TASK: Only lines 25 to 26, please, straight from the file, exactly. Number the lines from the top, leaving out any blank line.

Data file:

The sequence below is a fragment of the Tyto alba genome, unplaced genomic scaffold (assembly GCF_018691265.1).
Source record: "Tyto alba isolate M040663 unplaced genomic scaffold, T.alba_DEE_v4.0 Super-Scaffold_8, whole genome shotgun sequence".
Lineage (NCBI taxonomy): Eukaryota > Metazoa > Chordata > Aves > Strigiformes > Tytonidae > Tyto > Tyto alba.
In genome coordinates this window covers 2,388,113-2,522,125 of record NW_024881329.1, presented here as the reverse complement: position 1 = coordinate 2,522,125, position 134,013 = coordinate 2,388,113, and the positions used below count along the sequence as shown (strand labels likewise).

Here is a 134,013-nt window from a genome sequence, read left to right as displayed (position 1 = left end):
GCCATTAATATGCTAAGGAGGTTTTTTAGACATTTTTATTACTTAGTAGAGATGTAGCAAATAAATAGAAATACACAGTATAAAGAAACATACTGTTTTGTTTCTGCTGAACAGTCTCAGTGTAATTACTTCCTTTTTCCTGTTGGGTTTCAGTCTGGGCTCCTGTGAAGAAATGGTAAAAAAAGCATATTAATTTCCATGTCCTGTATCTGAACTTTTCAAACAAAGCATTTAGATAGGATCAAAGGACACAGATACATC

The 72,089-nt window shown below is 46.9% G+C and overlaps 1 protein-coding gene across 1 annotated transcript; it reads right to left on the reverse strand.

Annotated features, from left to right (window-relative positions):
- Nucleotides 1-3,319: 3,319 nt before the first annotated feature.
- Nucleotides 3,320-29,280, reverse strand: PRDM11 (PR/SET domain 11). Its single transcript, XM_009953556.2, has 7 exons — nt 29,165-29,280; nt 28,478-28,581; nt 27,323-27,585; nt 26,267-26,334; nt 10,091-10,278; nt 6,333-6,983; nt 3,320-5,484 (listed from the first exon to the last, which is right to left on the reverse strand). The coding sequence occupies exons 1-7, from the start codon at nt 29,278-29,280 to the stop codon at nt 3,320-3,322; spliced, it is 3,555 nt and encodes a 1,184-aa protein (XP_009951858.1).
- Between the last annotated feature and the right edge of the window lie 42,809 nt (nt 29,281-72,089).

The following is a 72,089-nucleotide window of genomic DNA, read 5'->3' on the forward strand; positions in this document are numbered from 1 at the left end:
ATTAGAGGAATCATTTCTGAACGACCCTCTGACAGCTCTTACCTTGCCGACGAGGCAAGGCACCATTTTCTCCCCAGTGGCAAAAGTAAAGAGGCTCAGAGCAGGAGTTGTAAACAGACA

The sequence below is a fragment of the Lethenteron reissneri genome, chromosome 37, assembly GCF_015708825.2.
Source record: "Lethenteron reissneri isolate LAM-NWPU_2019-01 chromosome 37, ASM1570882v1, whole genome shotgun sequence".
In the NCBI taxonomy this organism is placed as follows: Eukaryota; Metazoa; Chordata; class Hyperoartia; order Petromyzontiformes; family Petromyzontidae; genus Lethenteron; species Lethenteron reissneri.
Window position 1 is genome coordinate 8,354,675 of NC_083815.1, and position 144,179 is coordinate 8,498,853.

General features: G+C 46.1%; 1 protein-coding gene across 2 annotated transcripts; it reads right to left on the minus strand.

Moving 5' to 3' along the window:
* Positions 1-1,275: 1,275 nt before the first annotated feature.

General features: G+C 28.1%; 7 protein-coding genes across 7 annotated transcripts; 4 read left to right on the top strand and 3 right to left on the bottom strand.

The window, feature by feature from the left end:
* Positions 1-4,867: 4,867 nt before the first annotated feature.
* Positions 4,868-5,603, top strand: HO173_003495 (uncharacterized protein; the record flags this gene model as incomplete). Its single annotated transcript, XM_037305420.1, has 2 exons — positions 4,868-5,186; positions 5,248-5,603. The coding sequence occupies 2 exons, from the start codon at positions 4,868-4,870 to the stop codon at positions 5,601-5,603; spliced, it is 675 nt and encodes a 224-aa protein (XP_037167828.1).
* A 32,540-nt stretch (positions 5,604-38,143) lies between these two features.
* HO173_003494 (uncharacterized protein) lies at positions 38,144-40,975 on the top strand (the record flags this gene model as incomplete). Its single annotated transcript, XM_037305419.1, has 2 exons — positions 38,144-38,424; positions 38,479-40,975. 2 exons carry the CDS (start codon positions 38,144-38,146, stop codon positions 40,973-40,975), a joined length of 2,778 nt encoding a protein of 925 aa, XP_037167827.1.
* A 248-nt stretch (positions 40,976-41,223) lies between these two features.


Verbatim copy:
* A 32,540-nt stretch (positions 5,604-38,143) lies between these two features.
* HO173_003494 (uncharacterized protein) lies at positions 38,144-40,975 on the top strand (the record flags this gene model as incomplete). Its single annotated transcript, XM_037305419.1, has 2 exons — positions 38,144-38,424; positions 38,479-40,975. 2 exons carry the CDS (start codon positions 38,144-38,146, stop codon positions 40,973-40,975), a joined length of 2,778 nt encoding a protein of 925 aa, XP_037167827.1.